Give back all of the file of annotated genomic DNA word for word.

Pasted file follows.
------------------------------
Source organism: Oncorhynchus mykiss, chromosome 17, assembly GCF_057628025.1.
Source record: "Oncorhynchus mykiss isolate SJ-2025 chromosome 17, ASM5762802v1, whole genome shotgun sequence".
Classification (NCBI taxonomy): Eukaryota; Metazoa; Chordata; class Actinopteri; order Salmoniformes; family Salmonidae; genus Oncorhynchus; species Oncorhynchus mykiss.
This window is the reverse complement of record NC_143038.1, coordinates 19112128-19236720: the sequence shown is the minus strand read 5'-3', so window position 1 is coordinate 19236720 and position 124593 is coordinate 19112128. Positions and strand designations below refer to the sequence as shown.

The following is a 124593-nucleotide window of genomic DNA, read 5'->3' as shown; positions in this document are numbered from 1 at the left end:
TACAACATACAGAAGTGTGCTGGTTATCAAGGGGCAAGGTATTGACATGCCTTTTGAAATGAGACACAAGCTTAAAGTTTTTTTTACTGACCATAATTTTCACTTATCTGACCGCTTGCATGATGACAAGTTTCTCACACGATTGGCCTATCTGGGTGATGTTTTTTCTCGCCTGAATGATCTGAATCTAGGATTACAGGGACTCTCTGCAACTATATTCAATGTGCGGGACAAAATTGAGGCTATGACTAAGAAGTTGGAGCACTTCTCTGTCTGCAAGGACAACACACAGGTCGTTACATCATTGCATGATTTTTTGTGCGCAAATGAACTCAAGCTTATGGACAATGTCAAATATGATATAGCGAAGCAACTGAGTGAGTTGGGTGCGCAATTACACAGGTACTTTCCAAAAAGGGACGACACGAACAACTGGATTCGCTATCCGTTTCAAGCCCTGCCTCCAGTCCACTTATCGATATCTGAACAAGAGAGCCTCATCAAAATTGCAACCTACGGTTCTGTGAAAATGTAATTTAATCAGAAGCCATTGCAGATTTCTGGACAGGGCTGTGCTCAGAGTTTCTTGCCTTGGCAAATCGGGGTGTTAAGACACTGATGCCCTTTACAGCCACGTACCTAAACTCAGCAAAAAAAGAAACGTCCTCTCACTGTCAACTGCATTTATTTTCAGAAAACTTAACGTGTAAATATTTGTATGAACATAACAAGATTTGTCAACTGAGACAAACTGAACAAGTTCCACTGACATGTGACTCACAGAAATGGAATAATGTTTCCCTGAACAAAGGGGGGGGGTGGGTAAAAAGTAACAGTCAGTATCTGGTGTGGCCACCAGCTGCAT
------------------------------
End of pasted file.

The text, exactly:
Source organism: Oncorhynchus mykiss, chromosome 17, assembly GCF_057628025.1.
Source record: "Oncorhynchus mykiss isolate SJ-2025 chromosome 17, ASM5762802v1, whole genome shotgun sequence".
Classification (NCBI taxonomy): Eukaryota; Metazoa; Chordata; class Actinopteri; order Salmoniformes; family Salmonidae; genus Oncorhynchus; species Oncorhynchus mykiss.
This window is the reverse complement of record NC_143038.1, coordinates 19112128-19236720: the sequence shown is the minus strand read 5'-3', so window position 1 is coordinate 19236720 and position 124593 is coordinate 19112128. Positions and strand designations below refer to the sequence as shown.

The following is a 124593-nucleotide window of genomic DNA, read 5'->3' as shown; positions in this document are numbered from 1 at the left end:
TACAACATACAGAAGTGTGCTGGTTATCAAGGGGCAAGGTATTGACATGCCTTTTGAAATGAGACACAAGCTTAAAGTTTTTTTTACTGACCATAATTTTCACTTATCTGACCGCTTGCATGATGACAAGTTTCTCACACGATTGGCCTATCTGGGTGATGTTTTTTCTCGCCTGAATGATCTGAATCTAGGATTACAGGGACTCTCTGCAACTATATTCAATGTGCGGGACAAAATTGAGGCTATGACTAAGAAGTTGGAGCACTTCTCTGTCTGCAAGGACAACACACAGGTCGTTACATCATTGCATGATTTTTTGTGCGCAAATGAACTCAAGCTTATGGACAATGTCAAATATGATATAGCGAAGCAACTGAGTGAGTTGGGTGCGCAATTACACAGGTACTTTCCAAAAAGGGACGACACGAACAACTGGATTCGCTATCCGTTTCAAGCCCTGCCTCCAGTCCACTTATCGATATCTGAACAAGAGAGCCTCATCAAAATTGCAACCTACGGTTCTGTGAAAATGTAATTTAATCAGAAGCCATTGCAGATTTCTGGACAGGGCTGTGCTCAGAGTTTCTTGCCTTGGCAAATCGGGGTGTTAAGACACTGATGCCCTTTACAGCCACGTACCTAAACTCAGCAAAAAAAGAAACGTCCTCTCACTGTCAACTGCATTTATTTTCAGAAAACTTAACGTGTAAATATTTGTATGAACATAACAAGATTTGTCAACTGAGACAAACTGAACAAGTTCCACTGACATGTGACTCACAGAAATGGAATAATGTTTCCCTGAACAAAGGGGGGGGGTGGGTAAAAAGTAACAGTCAGTATCTGGTGTGGCCACCAGCTGCAT